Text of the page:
Later this year, the Department will publish a Strategic Framework for the Thames Gateway. It will have at its core an economic rationale for the Gateway, developed in partnership with the three Thames Gateway regional development agencies and the Thames Gateway sub-regional partnerships. The Department plans to publish a baseline report alongside the framework, which will describe the position at the start of the programme in 2003. We intend to use this to produce progress updates at appropriate intervals thereafter.
The Planning and Compulsory Purchase Act 2004 requires local planning authorities, including those in the Thames Gateway, to prepare a statement of community involvement for their area. The statement of community involvement sets out how the local planning authority will engage with the local community and stakeholders in the preparation of local development documents and on consultations for planning applications. Where local authorities have not adopted a statement of community involvement, they are required to comply with the minimum requirements set out in the Town and Country Planning (Local Development)(England) Regulations 2004 in terms of engaging the local community and stakeholders in the preparation of local development documents.
At the regional level, regional planning bodies are responsible for preparing draft Regional Spatial Strategies (RSS) and are required to prepare a statement of community involvement on how they intend to engage the public and on how the public were involved in the preparation of the draft RSS. The adequacy of community involvement and how the views of the community have been taken on board is one of the tests of soundness which is considered at the public examination of the draft RSS.
The Government believe that communities are more successful and enjoy a better and healthier quality of life if they have easy access to an attractive well designed and managed green environment which is rich in biodiversity.
In 2004 the Government published “Greening the Gateway”, a strategy for Thames Gateway which established the principle that new and existing residential and commercial areas should be set in a network of varied and well-managed green space, known as green grids. Green grids create green pathways and wildlife corridors through commercial and residential areas to link rural and green spaces together, making them more welcoming and accessible.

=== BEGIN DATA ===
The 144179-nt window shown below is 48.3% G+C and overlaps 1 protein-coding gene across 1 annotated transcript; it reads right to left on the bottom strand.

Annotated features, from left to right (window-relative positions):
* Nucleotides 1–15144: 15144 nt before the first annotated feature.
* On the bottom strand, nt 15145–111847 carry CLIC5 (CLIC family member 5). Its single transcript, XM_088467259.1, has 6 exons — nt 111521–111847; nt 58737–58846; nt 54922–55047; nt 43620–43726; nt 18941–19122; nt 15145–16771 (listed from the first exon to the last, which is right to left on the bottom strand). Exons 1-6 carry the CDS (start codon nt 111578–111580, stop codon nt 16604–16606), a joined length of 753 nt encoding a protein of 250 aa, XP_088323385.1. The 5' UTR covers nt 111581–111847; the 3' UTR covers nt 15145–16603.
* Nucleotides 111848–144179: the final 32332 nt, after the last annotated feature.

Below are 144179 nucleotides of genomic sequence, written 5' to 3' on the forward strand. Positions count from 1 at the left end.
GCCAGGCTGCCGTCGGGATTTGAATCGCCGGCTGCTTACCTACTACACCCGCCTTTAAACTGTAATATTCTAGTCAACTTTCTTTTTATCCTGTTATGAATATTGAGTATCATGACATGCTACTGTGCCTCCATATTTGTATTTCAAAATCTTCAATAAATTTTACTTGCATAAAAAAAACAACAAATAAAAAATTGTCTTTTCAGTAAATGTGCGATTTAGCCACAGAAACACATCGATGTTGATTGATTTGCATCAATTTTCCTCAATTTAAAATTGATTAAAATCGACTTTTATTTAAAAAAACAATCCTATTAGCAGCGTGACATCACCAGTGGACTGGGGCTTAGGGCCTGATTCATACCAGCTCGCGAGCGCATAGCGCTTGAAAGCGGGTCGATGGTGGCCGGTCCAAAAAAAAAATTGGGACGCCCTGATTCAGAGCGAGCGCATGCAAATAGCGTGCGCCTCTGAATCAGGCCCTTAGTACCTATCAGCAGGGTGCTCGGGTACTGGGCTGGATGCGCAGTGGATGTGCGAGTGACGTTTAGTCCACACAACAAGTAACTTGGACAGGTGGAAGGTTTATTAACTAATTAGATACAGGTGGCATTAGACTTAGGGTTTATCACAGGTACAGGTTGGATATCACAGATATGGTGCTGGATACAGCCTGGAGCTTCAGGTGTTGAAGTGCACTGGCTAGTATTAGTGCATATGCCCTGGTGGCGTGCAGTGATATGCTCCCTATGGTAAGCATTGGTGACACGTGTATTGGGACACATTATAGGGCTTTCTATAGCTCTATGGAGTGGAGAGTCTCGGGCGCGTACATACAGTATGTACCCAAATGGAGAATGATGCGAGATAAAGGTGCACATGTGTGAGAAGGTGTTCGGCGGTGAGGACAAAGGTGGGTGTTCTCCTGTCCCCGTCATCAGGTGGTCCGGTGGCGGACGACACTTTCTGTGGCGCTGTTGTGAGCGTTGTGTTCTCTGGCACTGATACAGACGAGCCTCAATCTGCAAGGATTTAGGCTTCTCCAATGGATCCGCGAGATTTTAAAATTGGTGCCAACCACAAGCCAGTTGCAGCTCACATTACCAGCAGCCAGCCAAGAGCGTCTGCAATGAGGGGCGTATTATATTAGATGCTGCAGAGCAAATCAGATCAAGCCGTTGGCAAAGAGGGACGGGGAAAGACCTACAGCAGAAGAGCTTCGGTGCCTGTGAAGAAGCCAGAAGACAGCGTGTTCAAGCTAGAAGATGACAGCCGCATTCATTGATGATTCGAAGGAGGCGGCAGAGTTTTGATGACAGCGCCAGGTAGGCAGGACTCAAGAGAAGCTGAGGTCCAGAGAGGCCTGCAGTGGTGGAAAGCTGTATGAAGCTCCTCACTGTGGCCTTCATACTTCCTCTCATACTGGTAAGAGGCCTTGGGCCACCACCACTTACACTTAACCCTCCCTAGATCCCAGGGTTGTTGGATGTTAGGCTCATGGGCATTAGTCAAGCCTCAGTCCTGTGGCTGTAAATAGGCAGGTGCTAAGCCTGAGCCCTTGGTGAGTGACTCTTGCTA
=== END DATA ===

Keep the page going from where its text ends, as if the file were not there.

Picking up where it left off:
To date, £26 million has been allocated to green space projects from the Thames Gateway programme fund including:
Marshes Plan Implementation
£1 million to enable Groundwork to develop and deliver a Marshes Plan for Dartford, Crayford and Erith, including a strategic cycle route, heritage trail and other access improvements, habitat creation and education areas.
Flood Storage along River Cray
£500,000 as part of a plan to improve access down to and along the River Cray. Funding for works to improve habitat creation and optimise flood storage capacity
Lower Roding Valley
£1 million for Lower River Roding valley environmental, flood alleviation and path works.
£5.25 million for this green grid flagship project, involving the construction of a continuous 3.65 km long, 3 m wide footpath and cycleway across the Rainham, Wennington and Aveley Marshes (the 640 hectares of which is known as the London Riverside Conservation Park).
Ranscombe Farm Country Park:
£665,000 towards the £l,348,000 project to create flagship country park and nature reserve, within the Kent Downs area of outstanding natural beauty and within reach of urban developments in Medway and Kent Thameside. Ranscombe Farm is one of the richest botanical sites in the British Isles and home to the single most important arable flower field in the UK. The 600 acre site also includes ancient woodland and relict fragments of chalk grassland.
Part L of the Building Regulations covers conservation of fuel and power as it relates to a building. Building Regulation standards for new housing in England and Wales have been improved by 40 per cent. since early 2002. It covers all energy used for space heating and hot water.
Part H of the Building Regulations covers drainage and waste disposal. It states that adequate provision shall be made for storage of solid waste. It does not cover reduction of waste.
The Building Regulations do not cover carbon levels or general environmental impact.
The Government are also introducing a new code for sustainable homes to go further than building regulations.
The Government have announced a feasibility study into the extent to which we can facilitate the Thames Gateway becoming a low carbon development area within the next decade, with the ultimate goal of achieving zero carbon development area status. We envisage that the results of this work will inform future decisions about the Government’s wider approach to environmental standards within the Thames Gateway.